Military Service Files

Over 6000 men enlisted in the Newfoundland Regiment during the First World War. Each soldier had his own story. Some soldiers' stories were very short; other soldiers who were lucky enough to survive the war had a longer story to tell. Each story is compelling.

Below are some of the documents that can be viewed in a soldier's file. Each is described and will help the viewer to understand the file.

Summary of Key Documents in the Files of Newfoundland Regiment Soldiers

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Attestation Paper

Page one of this document can be viewed as a sign-up sheet or contract. It contains information such as:

  • Name, age, address, occupation, wage level, and marital status
  • Height, weight, eye colour, hair colour, distinguishing marks such as tattoos, and scars
  • Name and address of the next of kin
  • Previous military service
  • Entries on this page are handwritten
  • This page is often missing in the files of officers
  • Part way through the war, this page was modified to ask, among other things, "Are you a British Subject?" and "Are you willing to be vaccinated or re-vaccinated?"
  • Earlier papers have the enlistee's regimental number in the upper right, while in later papers it is found in the upper left
  • Sometimes scrawled across page one is proof that the soldier decided to stay on after his first tour was up (e.g. "Re-engaged for duration of war. Aldershot 14 Aug. 1915")

The top of page two repeats parts of page one:

  • It is often typewritten
  • There is more detail about any spouse or children
  • The bottom of the page is completed later and contains a Statement of the Services — usually handwritten — which records major events in the soldier's career (travel, wounds, promotions, date of demobilization)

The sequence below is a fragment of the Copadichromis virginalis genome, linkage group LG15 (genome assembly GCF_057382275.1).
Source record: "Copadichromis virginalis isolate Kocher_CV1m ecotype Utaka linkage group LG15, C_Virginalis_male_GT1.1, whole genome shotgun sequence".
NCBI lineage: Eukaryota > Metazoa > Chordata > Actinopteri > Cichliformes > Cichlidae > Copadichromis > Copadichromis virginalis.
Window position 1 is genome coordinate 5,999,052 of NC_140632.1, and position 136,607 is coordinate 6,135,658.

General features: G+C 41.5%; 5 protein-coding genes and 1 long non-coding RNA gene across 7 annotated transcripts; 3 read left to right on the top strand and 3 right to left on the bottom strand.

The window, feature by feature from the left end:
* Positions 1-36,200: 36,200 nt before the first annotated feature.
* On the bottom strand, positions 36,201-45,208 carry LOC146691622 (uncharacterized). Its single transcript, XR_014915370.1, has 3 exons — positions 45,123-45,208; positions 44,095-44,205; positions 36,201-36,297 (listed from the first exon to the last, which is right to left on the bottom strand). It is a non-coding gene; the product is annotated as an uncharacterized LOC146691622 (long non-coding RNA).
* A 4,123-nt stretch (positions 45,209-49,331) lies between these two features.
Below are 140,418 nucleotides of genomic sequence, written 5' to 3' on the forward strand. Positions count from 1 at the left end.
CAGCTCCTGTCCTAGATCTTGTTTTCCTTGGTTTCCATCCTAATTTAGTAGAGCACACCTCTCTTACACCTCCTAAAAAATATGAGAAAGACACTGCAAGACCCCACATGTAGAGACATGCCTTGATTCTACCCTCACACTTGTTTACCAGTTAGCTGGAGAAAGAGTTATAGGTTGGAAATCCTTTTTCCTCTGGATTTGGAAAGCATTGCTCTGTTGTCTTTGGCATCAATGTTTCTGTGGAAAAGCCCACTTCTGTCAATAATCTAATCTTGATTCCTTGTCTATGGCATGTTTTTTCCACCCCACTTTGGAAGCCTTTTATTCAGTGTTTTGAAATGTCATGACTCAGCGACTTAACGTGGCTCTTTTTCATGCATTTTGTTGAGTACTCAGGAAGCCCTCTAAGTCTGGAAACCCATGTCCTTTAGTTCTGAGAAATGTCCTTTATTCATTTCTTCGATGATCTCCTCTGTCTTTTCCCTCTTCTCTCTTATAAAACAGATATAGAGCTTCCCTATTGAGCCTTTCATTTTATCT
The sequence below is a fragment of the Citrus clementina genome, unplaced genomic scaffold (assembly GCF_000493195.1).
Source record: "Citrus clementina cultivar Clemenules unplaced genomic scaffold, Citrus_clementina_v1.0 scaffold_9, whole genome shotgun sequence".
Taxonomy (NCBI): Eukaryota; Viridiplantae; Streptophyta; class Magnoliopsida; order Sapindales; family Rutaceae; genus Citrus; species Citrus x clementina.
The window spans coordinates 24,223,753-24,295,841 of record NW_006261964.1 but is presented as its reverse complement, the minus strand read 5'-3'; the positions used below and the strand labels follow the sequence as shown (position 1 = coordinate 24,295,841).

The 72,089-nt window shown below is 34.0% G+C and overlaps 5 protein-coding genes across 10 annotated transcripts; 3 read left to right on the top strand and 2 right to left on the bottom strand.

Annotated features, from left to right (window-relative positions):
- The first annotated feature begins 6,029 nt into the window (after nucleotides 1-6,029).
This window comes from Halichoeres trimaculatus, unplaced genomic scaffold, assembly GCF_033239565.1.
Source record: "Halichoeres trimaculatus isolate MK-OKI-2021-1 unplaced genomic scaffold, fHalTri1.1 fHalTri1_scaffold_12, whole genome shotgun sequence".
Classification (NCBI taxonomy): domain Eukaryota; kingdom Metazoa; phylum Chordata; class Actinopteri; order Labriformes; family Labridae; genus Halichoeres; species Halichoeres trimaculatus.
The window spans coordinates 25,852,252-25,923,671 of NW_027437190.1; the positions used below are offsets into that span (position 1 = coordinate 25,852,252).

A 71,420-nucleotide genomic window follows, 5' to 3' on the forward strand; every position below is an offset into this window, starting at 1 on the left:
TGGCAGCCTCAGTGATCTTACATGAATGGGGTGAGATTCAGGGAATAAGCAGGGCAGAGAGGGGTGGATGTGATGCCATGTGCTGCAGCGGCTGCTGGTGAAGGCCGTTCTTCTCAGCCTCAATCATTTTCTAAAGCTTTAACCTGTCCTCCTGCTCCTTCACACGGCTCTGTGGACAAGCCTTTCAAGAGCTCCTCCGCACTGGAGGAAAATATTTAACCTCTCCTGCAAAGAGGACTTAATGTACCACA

• Finally, there is a tally of the soldier's total length of service in years and days

For the First Five Hundred, the Statement of the Services typically reads, in part:

  • Embarked S.S. Florizel for U.K. 3/10/14
  • Embarked M.E.F. (Mediterranean Expeditionary Force) 20/8/15
  • Disembarked Alexandria and entrained for Cairo 31/8/15
  • Embarked for Gallipoli 13/9/15
  • Landed Suvla Bay night of 19-20 Sept./15
  • Evacuated and arrived Alexandria 15/1/16
  • Proceeded to Suez 16/1/16
  • Embarked Port Suez 14/3/16
  • Disembarked Marseille 22/3/16

Squadron, Troop, Battery and Company Conduct Sheet

This document records:

  • Offences
  • Times and places where misconduct occurred
  • Names of witnesses and the punishment handed down
  • Occasionally, this document is missing from a file (particularly in the case of officers)
  • Because this document often lists the soldier's date of enlistment, age on enlistment, trade, religion (and, on some documents, the place of birth), this is an excellent source of information if the attestation paper is damaged or difficult to read

Casualty Form - Active Service

As this document indicates, it is a "record of promotions, reductions, transfers, casualties, etc.". Although similar to the Statement of the Services on page two of the attestation paper, it sometimes provides more detail and can be several pages in length. The first several entries are often rubber-stamped and largely illegible.